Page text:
So "they just don't make records like that anymore" - "that" in this case being the compact, romantic horn-laden little rhythm 'n' blues numbers that used to dominate the Top 40 during the golden age of Phil Spector. Well, it's just not true, and anyone who thinks it is obviously hasn't been introduced to Southside Johnny and the Asbury Jukes' "This Time It's For Real (Epic PE 34668).

As a kid, Johnny Lyon - the nickname "Southside" came later, given to him by Bruce Springsteen and "Miami" Steve Van Zandt, guitarist in Springsteen's E Street Band - was raised on a diet of r 'n' b, radio and records. So it's not surprising that when he and the Jukes got a recording contract and left the Jersey bar band circuit behind, one of the first things they did was to recruit Lee Dorsey and Ronnie Spector, once of the Ronettes, to help out on their first album.

There's still some of that wide-eyed hero worship present on "This Time It's For Real," the Jukes' second ablum, but only a little. Although the Coasters, the Drifters and the Five Satins, three of the biggest vocal groups of the late '50s and early '60s, each make an appearance on the new record - which, like the first, is produced by ex-Juke Van Zandt - they're featured in a supporting, not leading, role singing harmony vocals.

The real stars of the album are the Jukes' horn section, five men strong, and producer Van Zandt, who in addition to trying to recreate Phil Spector's wall of sound has written or co-written with Springsteen eight of the record's 10 tunes. His "Love on the Wrong Side of Town" and "She Got Me Where She Wants Me" are especially strong numbers, obviously written to take advantage of the Jukes' neo-r 'n' b inclinations

Van Zandt's affection for the r 'n' b genre is so great that he's gone so far as to revive the "answer song" with "I Ain't Got the Fever No More," a response of sorts to Springsteen's "The Fever," recorded by the Jukes on their first album. It's a slow, bluesy number, which Southside Johnny uses as a convenient excuse to play some of the fine Chicago-style harmonica that is the source of his nickname.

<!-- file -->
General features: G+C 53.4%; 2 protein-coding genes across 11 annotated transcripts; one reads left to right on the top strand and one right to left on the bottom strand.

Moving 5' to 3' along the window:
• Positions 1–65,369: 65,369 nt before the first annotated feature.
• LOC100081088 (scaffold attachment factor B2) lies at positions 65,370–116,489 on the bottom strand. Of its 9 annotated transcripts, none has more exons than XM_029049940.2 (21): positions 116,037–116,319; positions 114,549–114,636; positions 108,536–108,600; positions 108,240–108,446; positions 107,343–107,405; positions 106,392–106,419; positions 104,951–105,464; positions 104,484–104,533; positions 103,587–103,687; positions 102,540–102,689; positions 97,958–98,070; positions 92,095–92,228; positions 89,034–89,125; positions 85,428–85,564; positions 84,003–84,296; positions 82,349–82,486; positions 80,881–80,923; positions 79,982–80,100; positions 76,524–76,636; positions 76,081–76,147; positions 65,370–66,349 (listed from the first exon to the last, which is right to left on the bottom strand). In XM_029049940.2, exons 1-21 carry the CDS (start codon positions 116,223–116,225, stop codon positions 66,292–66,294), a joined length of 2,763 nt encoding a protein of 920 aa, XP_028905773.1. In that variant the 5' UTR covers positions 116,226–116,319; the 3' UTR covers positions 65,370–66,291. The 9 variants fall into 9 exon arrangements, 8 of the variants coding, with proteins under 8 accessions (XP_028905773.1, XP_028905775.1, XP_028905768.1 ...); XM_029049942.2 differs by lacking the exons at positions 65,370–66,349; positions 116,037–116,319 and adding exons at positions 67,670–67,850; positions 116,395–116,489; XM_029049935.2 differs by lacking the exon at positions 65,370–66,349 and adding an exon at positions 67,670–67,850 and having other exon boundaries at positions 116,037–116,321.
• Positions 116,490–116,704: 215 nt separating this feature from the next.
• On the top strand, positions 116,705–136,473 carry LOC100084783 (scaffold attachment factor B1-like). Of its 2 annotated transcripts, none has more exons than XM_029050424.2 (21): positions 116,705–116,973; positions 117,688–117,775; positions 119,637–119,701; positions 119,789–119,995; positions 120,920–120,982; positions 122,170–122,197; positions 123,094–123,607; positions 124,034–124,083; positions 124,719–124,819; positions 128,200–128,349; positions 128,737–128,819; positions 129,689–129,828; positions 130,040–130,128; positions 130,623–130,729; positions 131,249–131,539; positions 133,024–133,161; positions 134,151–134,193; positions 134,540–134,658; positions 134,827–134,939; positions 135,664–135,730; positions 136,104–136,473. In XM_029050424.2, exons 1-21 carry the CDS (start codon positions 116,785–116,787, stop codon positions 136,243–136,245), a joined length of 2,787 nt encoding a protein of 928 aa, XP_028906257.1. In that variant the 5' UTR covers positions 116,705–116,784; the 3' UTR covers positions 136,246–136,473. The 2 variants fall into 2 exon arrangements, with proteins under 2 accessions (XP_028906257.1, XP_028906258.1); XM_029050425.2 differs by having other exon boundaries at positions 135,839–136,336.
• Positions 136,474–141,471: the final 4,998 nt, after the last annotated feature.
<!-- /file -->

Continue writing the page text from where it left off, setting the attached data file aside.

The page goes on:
But elsewhere on the album it's the Jukes as a unit, not any particular individual, who shine. There aren't any virtuoso players in this band, and it's just as well: The source of the Jukes' strength and appeal is their unity, which might be undone if any one musician stood out too much. As it is, they have developed a remarkable camaraderie, which spills over into an inspired reading of Ivory Joe Hunter's "Without Love" and the joyously thumping "When You Dance," a Springsteen Van Zandt number.

Much has been made of Southside Johnny's Springsteen connection - perhaps too much. It's true that the Jukes, who appear in the film "Between the Lines," opening today, and will perform in concert Friday night at the Warner Theater, have basically the same background and musical interests as their more acclaimed Jersey buddy, but it seems equally valid to compare them to Graham Parker, Frankie Miller or Bob Seger - performers who, like the Jukes, are in their late 20s or early 30s and never lost their love for the music made by the idols of their youth.

All these revivalist acts have the ability to wed their own feelings and ideas to classic rhythm 'n' blues instrumentation and musical structures. The dangers of exhausting this limited form are obvious, but under the guidance of someone as skilled as Van Zandt - who seems well on his way to becoming an American equivalent of English studio ace Dave Edmunds - a good-timing bar band like the Jukes is capable of some brilliant music.

Van Zandt is also exerting his influence on Ronnie Spector, whose career has taken a turn for the better since singing "You Mean So Much to Me" on the Jukes' first album. Spector, who will perform with the Jukes Friday night, has just made her best record since the days when she was on Phil's Philles label: "Say Goodbye to Hollywood," a single taken from her forthcoming album, produced by none other than "Sugar Miami Steve."

The accompaniment here comes from Springsteen's E Street Band, not the Jukes, and the production lays on the treble a bit too strong, but "Hollywood" and its B Side, a Van Zandt original called "Baby Please Don't Go," have that eternal pop feeling. The production, full of strings and maracas, seems designed to recall the Phil Spector sound, so Ronnie Spector fits right in: It's as if she'd never been gone.